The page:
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Research Article

Facebook Use Predicts Declines in Subjective Well-Being in Young Adults

  • Ethan Kross mail,

    ekross@umich.edu

    Affiliation: Psychology Department, University of Michigan, Ann Arbor, Michigan, United States of America

    X
  • Philippe Verduyn,

    Affiliation: Psychology Department, University of Leuven, Leuven, Belgium

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  • Emre Demiralp,

    Affiliation: Psychology Department, University of Michigan, Ann Arbor, Michigan, United States of America

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  • Jiyoung Park,

    Affiliation: Psychology Department, University of Michigan, Ann Arbor, Michigan, United States of America

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  • David Seungjae Lee,

    Affiliation: Psychology Department, University of Michigan, Ann Arbor, Michigan, United States of America

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  • Natalie Lin,

    Affiliation: Psychology Department, University of Michigan, Ann Arbor, Michigan, United States of America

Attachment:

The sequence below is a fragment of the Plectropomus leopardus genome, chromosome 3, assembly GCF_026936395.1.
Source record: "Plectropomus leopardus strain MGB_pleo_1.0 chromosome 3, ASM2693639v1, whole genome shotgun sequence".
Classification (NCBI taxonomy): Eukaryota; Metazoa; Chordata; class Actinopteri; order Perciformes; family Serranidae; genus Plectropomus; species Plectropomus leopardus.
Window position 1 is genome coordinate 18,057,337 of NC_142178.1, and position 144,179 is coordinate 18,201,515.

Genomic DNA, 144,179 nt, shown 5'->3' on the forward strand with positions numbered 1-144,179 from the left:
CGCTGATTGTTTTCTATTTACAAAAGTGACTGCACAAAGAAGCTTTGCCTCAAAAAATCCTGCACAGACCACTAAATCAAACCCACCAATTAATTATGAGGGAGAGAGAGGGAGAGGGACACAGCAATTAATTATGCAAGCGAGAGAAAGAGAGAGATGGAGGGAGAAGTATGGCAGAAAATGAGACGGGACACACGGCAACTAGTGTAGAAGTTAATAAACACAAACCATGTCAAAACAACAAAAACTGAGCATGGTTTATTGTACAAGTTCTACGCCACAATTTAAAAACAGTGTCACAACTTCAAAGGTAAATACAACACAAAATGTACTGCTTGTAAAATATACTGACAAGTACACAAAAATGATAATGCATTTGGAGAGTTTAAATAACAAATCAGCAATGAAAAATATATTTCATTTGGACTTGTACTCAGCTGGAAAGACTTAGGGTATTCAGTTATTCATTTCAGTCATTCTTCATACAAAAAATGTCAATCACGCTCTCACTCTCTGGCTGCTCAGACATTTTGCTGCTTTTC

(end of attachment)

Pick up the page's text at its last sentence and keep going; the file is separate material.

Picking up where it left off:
X
  • Holly Shablack,

    Affiliation: Psychology Department, University of Michigan, Ann Arbor, Michigan, United States of America

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  • John Jonides,

    Affiliation: Psychology Department, University of Michigan, Ann Arbor, Michigan, United States of America

    X
  • Oscar Ybarra

    Affiliation: Psychology Department, University of Michigan, Ann Arbor, Michigan, United States of America

    X
  • Published: August 14, 2013
  • DOI: 10.1371/journal.pone.0069841

Reader Comments (11)

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I'll tell you why

Posted by scintillators on 16 Aug 2013 at 09:03 GMT

The more a person's Facebook friends, the more noticeable indifference to the individual. When a person has 5 friends and to post no Likes - it does not mean anything. But when a person has 500 friends, he wrote a post and does not get the desired attention - this is a drama.

Gennady, Russia

No competing interests declared.